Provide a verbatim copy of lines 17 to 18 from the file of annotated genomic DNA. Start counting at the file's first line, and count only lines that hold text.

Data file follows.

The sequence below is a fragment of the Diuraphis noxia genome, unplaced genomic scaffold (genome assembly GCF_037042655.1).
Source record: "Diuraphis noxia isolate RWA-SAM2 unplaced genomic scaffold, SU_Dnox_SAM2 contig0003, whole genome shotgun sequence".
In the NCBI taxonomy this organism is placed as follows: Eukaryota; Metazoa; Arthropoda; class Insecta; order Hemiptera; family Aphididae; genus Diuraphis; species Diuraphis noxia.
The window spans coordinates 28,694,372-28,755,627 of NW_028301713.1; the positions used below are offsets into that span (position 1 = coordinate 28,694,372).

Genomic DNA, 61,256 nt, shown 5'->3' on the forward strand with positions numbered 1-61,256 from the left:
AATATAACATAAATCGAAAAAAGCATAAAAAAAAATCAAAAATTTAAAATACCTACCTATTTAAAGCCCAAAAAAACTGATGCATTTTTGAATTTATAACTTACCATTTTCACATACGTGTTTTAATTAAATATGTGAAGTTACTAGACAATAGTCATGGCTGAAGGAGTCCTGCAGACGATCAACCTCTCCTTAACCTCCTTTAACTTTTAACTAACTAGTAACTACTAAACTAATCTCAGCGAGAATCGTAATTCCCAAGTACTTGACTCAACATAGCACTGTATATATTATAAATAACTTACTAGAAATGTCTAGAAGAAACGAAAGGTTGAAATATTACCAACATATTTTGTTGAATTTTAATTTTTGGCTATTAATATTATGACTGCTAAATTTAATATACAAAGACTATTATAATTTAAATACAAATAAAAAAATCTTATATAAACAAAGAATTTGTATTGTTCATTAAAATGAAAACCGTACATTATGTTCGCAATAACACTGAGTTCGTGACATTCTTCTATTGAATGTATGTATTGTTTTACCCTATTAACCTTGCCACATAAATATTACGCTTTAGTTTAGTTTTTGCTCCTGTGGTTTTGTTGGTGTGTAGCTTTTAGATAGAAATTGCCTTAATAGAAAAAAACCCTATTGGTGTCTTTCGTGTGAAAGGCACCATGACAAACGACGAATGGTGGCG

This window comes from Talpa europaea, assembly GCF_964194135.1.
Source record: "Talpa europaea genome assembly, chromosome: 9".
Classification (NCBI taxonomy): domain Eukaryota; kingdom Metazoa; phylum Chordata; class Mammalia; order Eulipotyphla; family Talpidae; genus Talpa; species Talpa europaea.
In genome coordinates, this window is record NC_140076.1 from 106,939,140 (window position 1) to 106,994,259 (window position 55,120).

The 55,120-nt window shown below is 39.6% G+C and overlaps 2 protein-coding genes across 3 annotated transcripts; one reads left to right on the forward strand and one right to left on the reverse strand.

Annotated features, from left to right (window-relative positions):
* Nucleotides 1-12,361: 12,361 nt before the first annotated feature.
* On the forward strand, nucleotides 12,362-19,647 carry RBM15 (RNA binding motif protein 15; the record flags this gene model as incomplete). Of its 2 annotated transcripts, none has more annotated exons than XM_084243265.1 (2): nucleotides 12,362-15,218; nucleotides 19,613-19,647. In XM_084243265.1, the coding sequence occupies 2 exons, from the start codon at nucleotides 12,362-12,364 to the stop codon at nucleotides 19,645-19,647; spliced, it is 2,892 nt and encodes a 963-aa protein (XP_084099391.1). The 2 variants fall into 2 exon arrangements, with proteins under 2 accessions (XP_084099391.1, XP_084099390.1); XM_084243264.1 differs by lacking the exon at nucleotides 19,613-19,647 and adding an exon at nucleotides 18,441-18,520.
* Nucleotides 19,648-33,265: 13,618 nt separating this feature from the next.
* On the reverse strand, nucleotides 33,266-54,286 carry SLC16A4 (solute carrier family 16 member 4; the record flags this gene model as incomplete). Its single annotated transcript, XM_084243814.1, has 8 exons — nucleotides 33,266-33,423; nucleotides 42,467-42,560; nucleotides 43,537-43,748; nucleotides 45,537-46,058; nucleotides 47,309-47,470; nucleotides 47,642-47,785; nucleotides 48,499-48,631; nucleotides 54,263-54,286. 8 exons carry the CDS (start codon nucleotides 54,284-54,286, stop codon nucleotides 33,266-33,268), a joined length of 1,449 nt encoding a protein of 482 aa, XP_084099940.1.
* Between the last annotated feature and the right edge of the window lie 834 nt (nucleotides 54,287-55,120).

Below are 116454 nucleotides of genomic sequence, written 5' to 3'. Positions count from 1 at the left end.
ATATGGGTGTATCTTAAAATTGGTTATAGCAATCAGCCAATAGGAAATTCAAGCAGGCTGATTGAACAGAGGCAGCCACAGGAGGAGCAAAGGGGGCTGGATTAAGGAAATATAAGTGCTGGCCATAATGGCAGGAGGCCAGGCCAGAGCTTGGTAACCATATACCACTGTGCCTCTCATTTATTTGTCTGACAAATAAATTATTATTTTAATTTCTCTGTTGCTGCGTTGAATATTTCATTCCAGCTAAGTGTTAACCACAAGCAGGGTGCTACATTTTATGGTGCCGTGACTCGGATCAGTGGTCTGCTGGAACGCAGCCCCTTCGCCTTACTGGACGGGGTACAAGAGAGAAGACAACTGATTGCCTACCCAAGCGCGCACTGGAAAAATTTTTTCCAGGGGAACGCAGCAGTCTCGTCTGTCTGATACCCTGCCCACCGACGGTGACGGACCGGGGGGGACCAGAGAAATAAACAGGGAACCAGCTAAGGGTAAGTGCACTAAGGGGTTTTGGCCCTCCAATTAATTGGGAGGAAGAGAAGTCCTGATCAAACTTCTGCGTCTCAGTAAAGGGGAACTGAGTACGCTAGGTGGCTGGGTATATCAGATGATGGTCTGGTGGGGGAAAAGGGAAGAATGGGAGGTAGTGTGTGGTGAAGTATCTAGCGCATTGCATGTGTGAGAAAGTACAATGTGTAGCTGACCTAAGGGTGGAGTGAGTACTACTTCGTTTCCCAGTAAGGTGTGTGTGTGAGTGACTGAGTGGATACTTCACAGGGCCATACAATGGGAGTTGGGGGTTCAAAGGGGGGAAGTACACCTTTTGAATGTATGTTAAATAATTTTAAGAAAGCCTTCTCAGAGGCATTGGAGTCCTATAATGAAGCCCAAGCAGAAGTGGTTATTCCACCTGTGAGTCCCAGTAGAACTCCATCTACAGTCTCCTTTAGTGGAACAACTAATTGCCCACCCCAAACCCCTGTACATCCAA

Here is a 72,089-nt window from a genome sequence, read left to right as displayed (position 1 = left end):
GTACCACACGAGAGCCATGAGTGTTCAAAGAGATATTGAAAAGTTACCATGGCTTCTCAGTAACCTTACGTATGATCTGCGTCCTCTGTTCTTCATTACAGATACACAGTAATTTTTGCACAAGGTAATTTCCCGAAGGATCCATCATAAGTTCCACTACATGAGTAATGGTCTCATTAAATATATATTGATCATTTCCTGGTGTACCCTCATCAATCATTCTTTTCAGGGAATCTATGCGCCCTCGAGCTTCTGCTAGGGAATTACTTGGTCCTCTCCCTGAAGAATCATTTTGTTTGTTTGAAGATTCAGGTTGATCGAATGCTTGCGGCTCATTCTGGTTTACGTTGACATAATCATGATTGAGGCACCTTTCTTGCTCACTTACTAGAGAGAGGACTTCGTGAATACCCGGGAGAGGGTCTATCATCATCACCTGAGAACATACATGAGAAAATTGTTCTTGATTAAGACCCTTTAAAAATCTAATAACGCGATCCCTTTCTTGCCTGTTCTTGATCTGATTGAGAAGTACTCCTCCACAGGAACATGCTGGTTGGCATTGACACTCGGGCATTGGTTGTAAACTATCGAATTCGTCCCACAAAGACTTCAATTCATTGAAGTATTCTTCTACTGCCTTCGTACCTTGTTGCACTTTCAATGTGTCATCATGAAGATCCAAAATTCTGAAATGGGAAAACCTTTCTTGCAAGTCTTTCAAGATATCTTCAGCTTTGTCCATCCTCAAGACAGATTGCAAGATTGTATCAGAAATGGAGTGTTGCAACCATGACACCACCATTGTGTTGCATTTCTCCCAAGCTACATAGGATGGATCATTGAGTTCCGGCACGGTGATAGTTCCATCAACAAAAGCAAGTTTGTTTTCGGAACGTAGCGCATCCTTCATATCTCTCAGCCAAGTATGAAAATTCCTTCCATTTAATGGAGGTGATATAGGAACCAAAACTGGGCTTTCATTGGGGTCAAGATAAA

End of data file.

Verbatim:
* Between the last annotated feature and the right edge of the window lie 834 nt (nucleotides 54,287-55,120).

Below are 116454 nucleotides of genomic sequence, written 5' to 3'. Positions count from 1 at the left end.